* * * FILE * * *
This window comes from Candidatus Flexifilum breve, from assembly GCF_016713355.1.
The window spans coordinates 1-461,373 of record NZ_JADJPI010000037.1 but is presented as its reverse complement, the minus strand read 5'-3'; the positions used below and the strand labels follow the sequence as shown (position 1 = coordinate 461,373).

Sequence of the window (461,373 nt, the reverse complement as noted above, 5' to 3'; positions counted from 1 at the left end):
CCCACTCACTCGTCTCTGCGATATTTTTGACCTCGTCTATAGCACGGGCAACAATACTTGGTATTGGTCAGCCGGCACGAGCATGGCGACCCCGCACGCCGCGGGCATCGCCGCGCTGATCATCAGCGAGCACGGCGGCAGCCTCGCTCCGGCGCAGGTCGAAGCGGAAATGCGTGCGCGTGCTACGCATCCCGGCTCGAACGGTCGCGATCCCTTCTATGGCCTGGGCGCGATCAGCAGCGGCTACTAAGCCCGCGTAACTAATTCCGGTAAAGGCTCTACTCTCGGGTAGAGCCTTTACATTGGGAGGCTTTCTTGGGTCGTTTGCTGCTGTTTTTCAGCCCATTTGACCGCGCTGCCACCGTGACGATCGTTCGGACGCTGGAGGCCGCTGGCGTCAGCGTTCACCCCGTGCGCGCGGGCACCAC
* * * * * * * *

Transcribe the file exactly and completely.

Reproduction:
This window comes from Candidatus Flexifilum breve, from assembly GCF_016713355.1.
The window spans coordinates 1-461,373 of record NZ_JADJPI010000037.1 but is presented as its reverse complement, the minus strand read 5'-3'; the positions used below and the strand labels follow the sequence as shown (position 1 = coordinate 461,373).

Sequence of the window (461,373 nt, the reverse complement as noted above, 5' to 3'; positions counted from 1 at the left end):
CCCACTCACTCGTCTCTGCGATATTTTTGACCTCGTCTATAGCACGGGCAACAATACTTGGTATTGGTCAGCCGGCACGAGCATGGCGACCCCGCACGCCGCGGGCATCGCCGCGCTGATCATCAGCGAGCACGGCGGCAGCCTCGCTCCGGCGCAGGTCGAAGCGGAAATGCGTGCGCGTGCTACGCATCCCGGCTCGAACGGTCGCGATCCCTTCTATGGCCTGGGCGCGATCAGCAGCGGCTACTAAGCCCGCGTAACTAATTCCGGTAAAGGCTCTACTCTCGGGTAGAGCCTTTACATTGGGAGGCTTTCTTGGGTCGTTTGCTGCTGTTTTTCAGCCCATTTGACCGCGCTGCCACCGTGACGATCGTTCGGACGCTGGAGGCCGCTGGCGTCAGCGTTCACCCCGTGCGCGCGGGCACCAC